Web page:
UVic Torch -- Autumn 2007
Autumn 2007,
Volume 28, Number 2

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By FRANCES BACKHOUSE
Photography by JO-ANN RICHARDS


Global climate change is inspiring some creative meetings of the minds. Professors Kara Shaw and Peter Wild, with graduate student Jamie Biggar, evaluate the politics, the technology and grassroots responses to the crisis.

As Leonardo DiCaprio’s The 11th Hour hit theatres this fall, the buzz about global climate change got a whole lot louder. But it’s not just that the volume has been turned up. The very nature of the public discourse on our climatic future has shifted dramatically over the past 18 months, driven by the convergence of extreme weather events around the world and the release of the Intergovernmental Panel on Climate Change’s sobering Fourth Assessment Report last spring. The big question these days is not “What if?” but “What now?”

The pursuit of solutions to global warming and the examination of its implications cut across academic disciplines. It’s bringing together researchers, teachers and students from all corners of the University of Victoria campus. The broad-based response to climate change has created opportunities for unusual collaborations. Courses have been combined so that environmentalists and technologists can learn together—and from each other. And a new climate-focussed grassroots organization has been formed by students, with representation from faculty, staff and alumni.

Environmental Studies Prof. Kara Shaw has long been interested in the ways contemporary environmental challenges reshape politics, but she only began focusing on climate change about a year and half ago. “I spent all this time just desperately trying to pretend it wasn’t happening,” Shaw admits. A political theorist by training, she adds that she’s “still on a 90-degree learning curve.”

That steep ascent started when she fielded an unexpected phone call from the Institute for Integrated Energy Systems. IESVic, a research centre in the Faculty of Engineering, tries to advance the use of sustainable energy by developing and promoting new technologies. “They wanted someone to bring some social and political context into their highly technical analysis,” recalls Shaw, a request that piqued her interest despite her lack of experience in the energy field. “I went over not knowing anything about energy systems really, but I found them to be a dynamic and interesting group.”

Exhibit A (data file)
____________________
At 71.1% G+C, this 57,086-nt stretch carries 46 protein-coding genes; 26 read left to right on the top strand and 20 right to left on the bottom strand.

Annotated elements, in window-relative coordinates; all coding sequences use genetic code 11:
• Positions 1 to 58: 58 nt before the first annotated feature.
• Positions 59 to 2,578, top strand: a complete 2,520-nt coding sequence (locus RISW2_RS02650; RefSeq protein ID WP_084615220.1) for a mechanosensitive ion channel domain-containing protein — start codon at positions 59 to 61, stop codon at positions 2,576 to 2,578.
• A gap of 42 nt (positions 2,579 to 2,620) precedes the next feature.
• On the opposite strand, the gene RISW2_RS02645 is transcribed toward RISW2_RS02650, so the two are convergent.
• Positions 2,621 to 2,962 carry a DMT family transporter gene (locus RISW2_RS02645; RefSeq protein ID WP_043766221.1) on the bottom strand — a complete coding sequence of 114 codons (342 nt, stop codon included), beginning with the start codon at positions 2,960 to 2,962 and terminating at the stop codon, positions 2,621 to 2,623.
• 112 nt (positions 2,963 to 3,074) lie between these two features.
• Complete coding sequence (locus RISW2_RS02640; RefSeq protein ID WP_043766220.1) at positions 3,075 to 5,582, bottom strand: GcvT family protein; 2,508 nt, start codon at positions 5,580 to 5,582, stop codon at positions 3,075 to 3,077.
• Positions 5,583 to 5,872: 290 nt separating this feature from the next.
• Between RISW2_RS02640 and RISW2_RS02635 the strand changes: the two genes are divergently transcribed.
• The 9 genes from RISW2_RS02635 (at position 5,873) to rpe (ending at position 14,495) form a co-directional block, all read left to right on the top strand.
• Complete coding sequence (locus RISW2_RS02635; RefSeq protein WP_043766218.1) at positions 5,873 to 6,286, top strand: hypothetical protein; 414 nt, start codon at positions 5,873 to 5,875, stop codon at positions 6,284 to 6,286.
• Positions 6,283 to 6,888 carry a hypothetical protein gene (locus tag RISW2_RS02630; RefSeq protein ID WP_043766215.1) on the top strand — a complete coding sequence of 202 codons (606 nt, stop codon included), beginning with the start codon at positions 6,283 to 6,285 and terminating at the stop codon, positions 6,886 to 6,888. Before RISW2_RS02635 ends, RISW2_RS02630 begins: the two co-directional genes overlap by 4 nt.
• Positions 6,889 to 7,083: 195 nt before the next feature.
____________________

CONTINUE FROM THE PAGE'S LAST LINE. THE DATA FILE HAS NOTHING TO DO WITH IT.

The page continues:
Her resulting teaching and research collaborations have convinced her that climate change is fundamentally an energy problem and that energy is, among other things, a political problem. It calls for “a new understanding of what parts of our behaviour are relevant to climate change and then thinking about what kinds of governance institutions would help us move that behaviour in the directions we want.” She finds, though, that traditional political theorists tend to have a narrow view of what those institutions might be. “I think a lot of the really important work that is done by the environmental movement gets missed by political scientists, because they’re so focused on the government and on policy.”

Working with energy system researchers has also offered her a new perspective on how the environmental movement regards energy production. “There’s a kind of rigidity in thinking about technology within the environmental movement that’s perhaps getting in the way of engagement,” she says. She cites the reluctance to discuss environmental impacts of renewable energy technologies and the opposition, under any circumstances, to nuclear energy as a viable alternative. “These kinds of refusals are going to be counterproductive in the long run.”

Climate Change: What Now? | 2 | 3






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